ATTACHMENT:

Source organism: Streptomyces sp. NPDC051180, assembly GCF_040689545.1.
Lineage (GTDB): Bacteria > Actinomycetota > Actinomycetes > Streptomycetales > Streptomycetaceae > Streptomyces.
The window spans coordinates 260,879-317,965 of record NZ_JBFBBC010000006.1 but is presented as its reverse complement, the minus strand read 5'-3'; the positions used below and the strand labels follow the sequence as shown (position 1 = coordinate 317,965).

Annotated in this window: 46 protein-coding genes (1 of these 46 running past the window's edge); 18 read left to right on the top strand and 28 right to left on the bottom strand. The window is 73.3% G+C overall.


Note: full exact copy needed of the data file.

Source organism: Streptomyces sp. NPDC051180, assembly GCF_040689545.1.
Lineage (GTDB): Bacteria > Actinomycetota > Actinomycetes > Streptomycetales > Streptomycetaceae > Streptomyces.
The window spans coordinates 260,879-317,965 of record NZ_JBFBBC010000006.1 but is presented as its reverse complement, the minus strand read 5'-3'; the positions used below and the strand labels follow the sequence as shown (position 1 = coordinate 317,965).

Annotated in this window: 46 protein-coding genes (1 of these 46 running past the window's edge); 18 read left to right on the top strand and 28 right to left on the bottom strand. The window is 73.3% G+C overall.